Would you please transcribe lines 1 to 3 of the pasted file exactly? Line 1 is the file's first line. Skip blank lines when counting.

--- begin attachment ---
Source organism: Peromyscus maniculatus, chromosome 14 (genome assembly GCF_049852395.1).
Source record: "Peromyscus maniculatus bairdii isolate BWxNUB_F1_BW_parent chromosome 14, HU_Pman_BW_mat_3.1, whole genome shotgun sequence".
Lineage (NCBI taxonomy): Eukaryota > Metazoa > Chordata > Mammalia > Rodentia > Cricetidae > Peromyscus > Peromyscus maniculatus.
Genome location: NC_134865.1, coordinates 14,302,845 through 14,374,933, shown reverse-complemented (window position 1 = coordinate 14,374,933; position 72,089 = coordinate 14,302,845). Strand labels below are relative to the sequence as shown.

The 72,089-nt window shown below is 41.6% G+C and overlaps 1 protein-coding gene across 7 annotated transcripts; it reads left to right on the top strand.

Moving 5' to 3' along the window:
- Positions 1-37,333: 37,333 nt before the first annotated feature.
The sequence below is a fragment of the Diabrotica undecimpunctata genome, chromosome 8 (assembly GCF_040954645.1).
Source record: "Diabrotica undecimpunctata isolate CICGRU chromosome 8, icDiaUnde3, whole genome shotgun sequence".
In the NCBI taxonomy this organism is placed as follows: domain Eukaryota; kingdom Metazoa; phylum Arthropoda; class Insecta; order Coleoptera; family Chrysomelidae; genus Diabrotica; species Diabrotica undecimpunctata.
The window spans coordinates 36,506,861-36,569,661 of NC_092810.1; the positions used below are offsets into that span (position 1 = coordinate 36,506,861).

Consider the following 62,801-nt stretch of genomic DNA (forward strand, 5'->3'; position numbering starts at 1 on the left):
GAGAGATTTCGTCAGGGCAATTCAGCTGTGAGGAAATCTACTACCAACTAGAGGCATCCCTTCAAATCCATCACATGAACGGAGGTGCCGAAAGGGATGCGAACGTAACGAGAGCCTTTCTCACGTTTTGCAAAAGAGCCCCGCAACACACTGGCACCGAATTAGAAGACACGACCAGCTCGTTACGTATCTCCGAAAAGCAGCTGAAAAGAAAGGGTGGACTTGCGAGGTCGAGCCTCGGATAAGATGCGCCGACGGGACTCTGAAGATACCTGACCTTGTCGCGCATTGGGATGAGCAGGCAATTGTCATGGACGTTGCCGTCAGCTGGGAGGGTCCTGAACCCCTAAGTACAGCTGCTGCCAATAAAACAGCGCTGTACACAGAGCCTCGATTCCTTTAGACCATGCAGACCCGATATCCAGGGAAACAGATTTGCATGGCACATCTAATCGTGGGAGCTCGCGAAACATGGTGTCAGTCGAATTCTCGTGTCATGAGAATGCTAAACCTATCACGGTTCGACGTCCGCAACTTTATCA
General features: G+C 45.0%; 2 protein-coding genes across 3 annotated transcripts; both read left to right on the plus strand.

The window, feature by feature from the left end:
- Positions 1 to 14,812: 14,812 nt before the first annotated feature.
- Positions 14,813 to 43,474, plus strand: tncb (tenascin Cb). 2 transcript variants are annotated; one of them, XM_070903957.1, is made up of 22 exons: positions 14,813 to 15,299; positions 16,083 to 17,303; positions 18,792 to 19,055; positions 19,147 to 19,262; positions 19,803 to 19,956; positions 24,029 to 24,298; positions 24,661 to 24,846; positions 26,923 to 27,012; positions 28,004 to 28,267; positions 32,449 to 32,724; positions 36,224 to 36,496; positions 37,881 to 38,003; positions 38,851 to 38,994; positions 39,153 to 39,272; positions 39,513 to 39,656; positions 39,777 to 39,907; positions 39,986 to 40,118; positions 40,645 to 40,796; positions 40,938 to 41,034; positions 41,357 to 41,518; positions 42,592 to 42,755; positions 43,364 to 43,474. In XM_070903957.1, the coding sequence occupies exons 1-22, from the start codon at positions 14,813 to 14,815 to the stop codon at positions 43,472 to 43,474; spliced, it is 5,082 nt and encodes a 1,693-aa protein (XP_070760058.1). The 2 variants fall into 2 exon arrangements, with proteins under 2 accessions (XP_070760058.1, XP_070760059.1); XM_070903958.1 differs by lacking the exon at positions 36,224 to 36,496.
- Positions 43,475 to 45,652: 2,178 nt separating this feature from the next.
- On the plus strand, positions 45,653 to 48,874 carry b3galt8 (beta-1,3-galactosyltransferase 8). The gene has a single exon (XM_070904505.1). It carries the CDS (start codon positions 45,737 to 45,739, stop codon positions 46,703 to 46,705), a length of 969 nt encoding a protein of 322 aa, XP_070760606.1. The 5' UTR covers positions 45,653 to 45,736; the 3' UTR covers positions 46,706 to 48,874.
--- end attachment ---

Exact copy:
Source organism: Peromyscus maniculatus, chromosome 14 (genome assembly GCF_049852395.1).
Source record: "Peromyscus maniculatus bairdii isolate BWxNUB_F1_BW_parent chromosome 14, HU_Pman_BW_mat_3.1, whole genome shotgun sequence".
Lineage (NCBI taxonomy): Eukaryota > Metazoa > Chordata > Mammalia > Rodentia > Cricetidae > Peromyscus > Peromyscus maniculatus.